Some writers just love to write long fiction and have a story that is burning to get out. If you fit into this group, or just wonder how one goes about writing a novel, then this lesson should speak to you. You'll find out why some of us need to get that book out and what it takes to do so. By the end of this lesson, you'll have a working knowledge of the genre possibilities and what it takes to write a novel. You'll learn how stories are found, how some famous novelists were discovered, how to stay motivated, and what has stopped a few hopeful writers from writing.
Now it's time to give the nonfiction genres a turn. Adults are infatuated with nonfiction and it sells better than any other type of book. There are scads of different genres in nonfiction books. In this lesson, we're going to focus on the types of nonfiction writing and how to get a project started, written, and noticed by publishers and agents. Nonfiction books concern real people, places, events, information, or situations. Whether you're addicted to reading nonfiction, or just want to learn all you can about writing, this lesson will give you valuable information that will help you better understand the world of publishing.
Today, we're going to talk about the roles of editors, publishers, and agents. Specifically, you'll find out what each of their jobs includes and why you need to know this information. If you're currently writing a novel or a nonfiction book, gathering a collection of poetry or short stories, or maybe just dabbling in the idea, you'll want to read this lesson carefully.
Attend any writing conference or sit with a group of published writers, and you're bound to hear words like: self-publishing, POD, co-publishing and e-publishing. In this lesson, we'll discuss the options that are often called alternative publishing. If you're serious about joining the world as a writer, you should be aware of these options. They're not for everyone, but the information I'll give you today will help you make sound career and financial decisions.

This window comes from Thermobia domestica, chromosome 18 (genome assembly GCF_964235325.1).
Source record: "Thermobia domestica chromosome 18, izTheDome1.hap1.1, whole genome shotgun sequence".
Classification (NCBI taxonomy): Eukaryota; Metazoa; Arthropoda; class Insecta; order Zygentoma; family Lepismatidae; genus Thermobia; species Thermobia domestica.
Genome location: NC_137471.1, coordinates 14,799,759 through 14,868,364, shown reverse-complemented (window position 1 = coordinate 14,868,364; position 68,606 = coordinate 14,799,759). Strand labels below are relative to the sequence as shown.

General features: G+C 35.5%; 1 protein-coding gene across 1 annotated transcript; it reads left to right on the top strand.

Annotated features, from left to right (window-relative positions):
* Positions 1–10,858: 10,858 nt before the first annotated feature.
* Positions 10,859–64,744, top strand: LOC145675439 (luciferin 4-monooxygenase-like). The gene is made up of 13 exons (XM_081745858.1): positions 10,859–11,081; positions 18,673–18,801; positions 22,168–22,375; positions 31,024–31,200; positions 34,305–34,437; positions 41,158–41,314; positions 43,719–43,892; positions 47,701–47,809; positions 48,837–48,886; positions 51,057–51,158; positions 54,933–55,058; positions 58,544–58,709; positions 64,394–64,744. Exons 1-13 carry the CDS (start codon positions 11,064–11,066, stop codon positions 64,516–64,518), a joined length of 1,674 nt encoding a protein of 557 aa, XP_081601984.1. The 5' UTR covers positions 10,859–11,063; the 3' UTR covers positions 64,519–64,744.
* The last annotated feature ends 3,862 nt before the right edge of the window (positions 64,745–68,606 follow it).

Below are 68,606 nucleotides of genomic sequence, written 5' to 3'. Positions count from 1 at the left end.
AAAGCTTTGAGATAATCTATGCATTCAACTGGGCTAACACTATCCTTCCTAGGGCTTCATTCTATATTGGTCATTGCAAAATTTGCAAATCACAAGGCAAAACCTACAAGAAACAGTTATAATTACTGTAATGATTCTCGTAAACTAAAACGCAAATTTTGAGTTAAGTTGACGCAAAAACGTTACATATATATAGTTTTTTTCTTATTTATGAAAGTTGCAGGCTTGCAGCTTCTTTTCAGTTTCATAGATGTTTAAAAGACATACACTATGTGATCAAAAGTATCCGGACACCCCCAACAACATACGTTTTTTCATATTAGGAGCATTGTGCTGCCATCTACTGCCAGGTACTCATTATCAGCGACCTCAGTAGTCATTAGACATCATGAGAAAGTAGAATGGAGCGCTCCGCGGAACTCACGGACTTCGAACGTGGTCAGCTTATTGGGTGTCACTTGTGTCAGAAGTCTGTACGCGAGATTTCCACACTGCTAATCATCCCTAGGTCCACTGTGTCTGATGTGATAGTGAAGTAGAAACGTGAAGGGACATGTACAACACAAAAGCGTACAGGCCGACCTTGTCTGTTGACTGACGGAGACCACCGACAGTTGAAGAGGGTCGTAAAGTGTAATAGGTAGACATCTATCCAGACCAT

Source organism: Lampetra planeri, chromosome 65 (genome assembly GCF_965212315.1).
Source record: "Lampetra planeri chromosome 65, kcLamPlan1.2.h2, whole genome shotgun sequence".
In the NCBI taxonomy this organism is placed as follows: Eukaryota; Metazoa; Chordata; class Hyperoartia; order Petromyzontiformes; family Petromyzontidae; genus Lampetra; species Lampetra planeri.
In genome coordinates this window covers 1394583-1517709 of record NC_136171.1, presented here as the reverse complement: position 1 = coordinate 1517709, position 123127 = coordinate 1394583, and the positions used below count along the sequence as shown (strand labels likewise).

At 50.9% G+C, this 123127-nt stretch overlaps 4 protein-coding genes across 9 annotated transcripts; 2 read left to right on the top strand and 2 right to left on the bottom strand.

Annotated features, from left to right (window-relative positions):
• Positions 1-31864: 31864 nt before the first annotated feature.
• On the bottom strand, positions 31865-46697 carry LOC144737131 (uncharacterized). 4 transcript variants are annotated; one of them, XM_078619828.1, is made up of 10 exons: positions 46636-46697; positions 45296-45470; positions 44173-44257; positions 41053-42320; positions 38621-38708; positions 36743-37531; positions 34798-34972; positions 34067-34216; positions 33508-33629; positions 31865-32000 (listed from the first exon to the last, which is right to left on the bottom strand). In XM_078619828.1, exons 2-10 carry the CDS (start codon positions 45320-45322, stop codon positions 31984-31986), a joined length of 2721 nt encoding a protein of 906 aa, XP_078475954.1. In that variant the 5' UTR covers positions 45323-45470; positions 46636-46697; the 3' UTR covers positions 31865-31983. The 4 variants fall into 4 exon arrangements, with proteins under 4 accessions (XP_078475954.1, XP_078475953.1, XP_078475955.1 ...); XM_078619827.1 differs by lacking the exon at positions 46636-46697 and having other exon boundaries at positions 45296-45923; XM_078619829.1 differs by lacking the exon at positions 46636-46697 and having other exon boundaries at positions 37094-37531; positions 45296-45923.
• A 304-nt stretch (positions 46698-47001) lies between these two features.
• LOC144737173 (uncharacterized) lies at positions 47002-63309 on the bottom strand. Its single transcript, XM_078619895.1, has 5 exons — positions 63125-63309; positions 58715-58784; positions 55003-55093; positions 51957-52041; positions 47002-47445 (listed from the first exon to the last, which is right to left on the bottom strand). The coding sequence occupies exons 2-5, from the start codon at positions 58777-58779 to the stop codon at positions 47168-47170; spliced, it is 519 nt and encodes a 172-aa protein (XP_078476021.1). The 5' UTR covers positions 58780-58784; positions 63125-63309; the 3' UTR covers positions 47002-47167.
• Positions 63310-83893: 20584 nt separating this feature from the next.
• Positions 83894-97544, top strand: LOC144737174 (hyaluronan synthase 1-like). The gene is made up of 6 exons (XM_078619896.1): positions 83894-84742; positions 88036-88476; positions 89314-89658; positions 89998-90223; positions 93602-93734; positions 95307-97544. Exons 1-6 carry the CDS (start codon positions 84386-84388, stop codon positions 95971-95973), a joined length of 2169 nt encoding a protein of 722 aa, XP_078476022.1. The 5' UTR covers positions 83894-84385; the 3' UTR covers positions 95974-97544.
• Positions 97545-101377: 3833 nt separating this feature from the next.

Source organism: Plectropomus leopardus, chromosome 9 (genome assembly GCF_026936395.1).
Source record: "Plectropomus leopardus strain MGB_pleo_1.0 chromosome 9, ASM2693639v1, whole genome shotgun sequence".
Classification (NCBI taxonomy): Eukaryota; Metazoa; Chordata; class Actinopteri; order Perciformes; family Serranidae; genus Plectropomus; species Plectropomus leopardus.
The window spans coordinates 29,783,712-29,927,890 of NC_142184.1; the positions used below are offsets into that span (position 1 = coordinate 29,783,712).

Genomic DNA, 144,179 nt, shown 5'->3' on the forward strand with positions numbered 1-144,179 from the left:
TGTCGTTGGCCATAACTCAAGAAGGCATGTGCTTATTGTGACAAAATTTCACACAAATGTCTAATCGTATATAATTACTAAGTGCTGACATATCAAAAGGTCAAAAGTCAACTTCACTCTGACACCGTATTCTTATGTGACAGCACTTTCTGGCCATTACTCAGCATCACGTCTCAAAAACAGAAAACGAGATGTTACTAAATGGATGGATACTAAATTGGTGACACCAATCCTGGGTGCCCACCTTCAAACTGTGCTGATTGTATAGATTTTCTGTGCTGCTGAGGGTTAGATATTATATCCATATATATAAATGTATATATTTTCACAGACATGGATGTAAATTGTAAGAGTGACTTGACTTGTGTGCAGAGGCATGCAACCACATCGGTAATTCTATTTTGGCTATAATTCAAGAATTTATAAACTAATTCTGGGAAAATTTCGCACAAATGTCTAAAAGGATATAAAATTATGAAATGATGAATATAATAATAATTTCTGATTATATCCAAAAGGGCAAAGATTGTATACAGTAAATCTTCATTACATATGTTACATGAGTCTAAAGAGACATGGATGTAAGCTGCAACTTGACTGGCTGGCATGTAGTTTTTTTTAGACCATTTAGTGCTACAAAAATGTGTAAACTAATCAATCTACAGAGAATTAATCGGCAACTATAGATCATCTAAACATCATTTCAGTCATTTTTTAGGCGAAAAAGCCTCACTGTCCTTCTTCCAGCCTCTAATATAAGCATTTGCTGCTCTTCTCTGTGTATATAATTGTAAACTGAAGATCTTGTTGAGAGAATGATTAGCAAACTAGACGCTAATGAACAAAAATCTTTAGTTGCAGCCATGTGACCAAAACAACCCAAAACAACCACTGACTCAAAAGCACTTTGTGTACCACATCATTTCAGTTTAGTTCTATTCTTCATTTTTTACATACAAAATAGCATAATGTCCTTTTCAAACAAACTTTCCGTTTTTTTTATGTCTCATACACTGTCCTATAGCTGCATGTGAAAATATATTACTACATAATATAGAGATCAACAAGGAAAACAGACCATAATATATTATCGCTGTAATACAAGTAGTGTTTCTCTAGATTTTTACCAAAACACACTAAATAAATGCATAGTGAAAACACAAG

Saturday comes, finally. The house looks like a disaster hit. The kids need shoes, the dog has a vet's appointment, and you swear that the health department might condemn the car. Unlike Dorothy in The Wizard of Oz, you can't seem to click your heels hard enough to make it all disappear. You've got a yearning, a deep burning to write, but the clutter, the mess, the hours spent doing things for others (okay, and procrastination) are eating at your heart. What does all of this have to do with creativity? Check the clock, because it's all about time management and that's what you'll learn in this vital lesson.
This final lesson is all about money--how to make it and how to keep more of it by being a smart, business-minded writer. Today, you'll see sample agreements and contracts that should keep you in good stead as you become the writer of your dreams. We'll also talk about royalties, advances, and the scoop on that lovely green stuff that pays the bills.